She closed the ledger reluctantly, feeling exhaustion creep in. She knew she could settle her mind now that she'd told someone what she was doing and why. There were still social engagements that she would attend with one person or another, but she was not going to stray beyond the boundaries of a friend. She had to hope that would be enough. She had faith enough in her charms to know she could evade social suicide if she played things carefully.

Hector Delamarche wasn't going to appreciate it, but she had survived his annoyance during the last flare-up of the curse. She wasn't certain if he would find the dalliance insulting or amusing if he found out, but she hoped things would stay secret for a while. Letters were hardly something to raise remark, particularly if they were being passed along with Aurore's by trusted couriers. Pascal wouldn't make a great show of handing it off.

Valérie carefully put away her accounts and all the associated records before ponderously making her way to bed, thoughts ebbing and flowing like a changing tide. Honoré was kind enough to leave her untroubled by further questions, at least for the moment. He wished her goodnight in murmured tones and padded back down the hall to his room, ever the quiet sentinel when something seemed amiss.

Instead of going to bed, she sat down at her vanity, where the waiting sheets of paper, a nib pen, and a bottle of ink sat beside candlelights. The truth was that she didn't even know what to write. No letter from Thara had yet arrived, but that wasn't too surprising. They were still on the march and that probably curtailed the thorn knight's time to write.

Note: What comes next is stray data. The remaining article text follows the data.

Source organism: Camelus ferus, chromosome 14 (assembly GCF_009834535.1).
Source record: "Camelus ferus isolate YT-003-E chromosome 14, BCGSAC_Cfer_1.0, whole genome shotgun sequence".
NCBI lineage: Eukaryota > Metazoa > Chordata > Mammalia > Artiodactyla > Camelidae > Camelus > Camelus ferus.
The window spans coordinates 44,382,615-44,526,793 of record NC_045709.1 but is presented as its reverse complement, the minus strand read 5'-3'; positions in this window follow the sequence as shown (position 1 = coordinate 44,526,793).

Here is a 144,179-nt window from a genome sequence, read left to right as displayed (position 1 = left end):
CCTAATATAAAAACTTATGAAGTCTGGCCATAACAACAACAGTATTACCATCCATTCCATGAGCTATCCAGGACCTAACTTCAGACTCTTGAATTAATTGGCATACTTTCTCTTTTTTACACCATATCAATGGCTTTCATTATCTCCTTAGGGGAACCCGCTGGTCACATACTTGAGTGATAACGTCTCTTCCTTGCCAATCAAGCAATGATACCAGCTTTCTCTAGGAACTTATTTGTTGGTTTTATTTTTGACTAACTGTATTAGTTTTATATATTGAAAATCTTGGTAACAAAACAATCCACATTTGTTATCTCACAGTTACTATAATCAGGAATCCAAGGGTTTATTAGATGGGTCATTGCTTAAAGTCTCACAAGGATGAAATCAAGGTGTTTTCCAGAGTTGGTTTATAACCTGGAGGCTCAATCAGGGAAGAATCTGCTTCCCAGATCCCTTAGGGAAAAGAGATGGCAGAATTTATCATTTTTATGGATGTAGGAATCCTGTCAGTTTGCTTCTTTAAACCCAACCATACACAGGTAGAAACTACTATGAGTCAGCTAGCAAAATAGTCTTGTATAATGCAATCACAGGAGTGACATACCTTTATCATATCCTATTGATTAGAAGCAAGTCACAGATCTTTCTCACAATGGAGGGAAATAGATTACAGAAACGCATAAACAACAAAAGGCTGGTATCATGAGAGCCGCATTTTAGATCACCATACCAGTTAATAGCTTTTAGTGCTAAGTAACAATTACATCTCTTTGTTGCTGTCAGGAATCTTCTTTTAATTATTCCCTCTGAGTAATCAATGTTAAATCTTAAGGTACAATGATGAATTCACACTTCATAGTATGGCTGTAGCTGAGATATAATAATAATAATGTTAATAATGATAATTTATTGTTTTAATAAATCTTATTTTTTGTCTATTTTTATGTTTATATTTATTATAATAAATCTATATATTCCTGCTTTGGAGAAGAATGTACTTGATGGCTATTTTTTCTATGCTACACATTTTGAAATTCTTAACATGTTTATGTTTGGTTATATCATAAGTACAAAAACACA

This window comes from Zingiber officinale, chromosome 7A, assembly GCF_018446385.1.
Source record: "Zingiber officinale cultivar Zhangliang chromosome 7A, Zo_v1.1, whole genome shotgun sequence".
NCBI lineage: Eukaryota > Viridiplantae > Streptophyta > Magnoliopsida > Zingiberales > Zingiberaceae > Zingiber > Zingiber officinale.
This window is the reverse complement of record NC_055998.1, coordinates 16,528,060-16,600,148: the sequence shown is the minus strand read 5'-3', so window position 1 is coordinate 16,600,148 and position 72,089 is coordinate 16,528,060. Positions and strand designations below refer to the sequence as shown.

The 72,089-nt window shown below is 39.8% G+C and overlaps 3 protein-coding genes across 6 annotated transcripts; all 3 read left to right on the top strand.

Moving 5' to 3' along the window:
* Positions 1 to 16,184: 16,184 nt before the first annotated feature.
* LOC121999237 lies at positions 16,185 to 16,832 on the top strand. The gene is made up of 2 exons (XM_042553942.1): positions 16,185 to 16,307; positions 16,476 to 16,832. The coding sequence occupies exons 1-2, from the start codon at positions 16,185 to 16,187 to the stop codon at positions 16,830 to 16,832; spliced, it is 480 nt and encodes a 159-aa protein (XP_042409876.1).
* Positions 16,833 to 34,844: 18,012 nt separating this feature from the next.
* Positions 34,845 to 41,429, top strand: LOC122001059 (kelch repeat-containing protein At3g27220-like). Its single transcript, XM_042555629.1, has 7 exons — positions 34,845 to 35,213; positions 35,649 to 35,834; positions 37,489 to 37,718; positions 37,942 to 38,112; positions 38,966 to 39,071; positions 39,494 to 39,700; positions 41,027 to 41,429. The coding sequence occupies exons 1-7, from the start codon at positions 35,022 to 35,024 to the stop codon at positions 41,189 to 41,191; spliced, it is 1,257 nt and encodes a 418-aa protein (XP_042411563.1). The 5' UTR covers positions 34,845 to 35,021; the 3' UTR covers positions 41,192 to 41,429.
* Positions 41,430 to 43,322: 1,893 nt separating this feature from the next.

Valérie was no stranger to the written word. She kept up correspondence with a number of people by post, some letters more honest or more scandalous by nature than others. Where she would place those to Thara among the constellation of her compositions, she didn't know. Still, she had promised to write and write she would. Maybe it would help her fend off this unexpected feeling of loss.

She undid the stopper on the bottle of ink, setting it aside in a small wooden dish for the purpose. Next came the pen, dipped into dark blue ink. Here in the privacy of her empty bedroom, she could hear herself think. It wasn't always a pleasant experience. While optimism on the front of this new fascination was far from the courtesan's thoughts, she still found a certain comfort in the idea of Thara thinking of her, even a long way away. She had been many things for many people, but maybe this time, she could be herself. It was a foolish and secret notion, but difficult to dislodge even given how terrifying the prospect was.

One step at a time, she counseled herself as she studied the blank page. Nothing ruins a dance more certainly than someone rushing before they've learned the steps.

For all her alleged charm, Valérie felt woefully unprepared for this letter. Interacting with Thara was easier to manage in person, where Valérie could hide behind her mask the moment she saw a hint of displeasure. Written words were far more permanent and easily studied than her preferred variety.

She composed sentence after sentence, most dying the death of crumpled paper and blotching ink. Creeping daylight did nothing to disturb her from her struggle, barely noticeable to the courtesan. She didn't stir until the door to her room opened and Colette bustled in.

"Aren't you a fine sight," her maid said with amusement.

Valérie looked down at her ink-stained fingers and then tried to smooth her tousled hair. Fussing with her hair in frustration had done it no favors. She needed to wash up and sleep, but her thoughts were still buzzing around in her head like agitated bees. "I suppose I have looked better."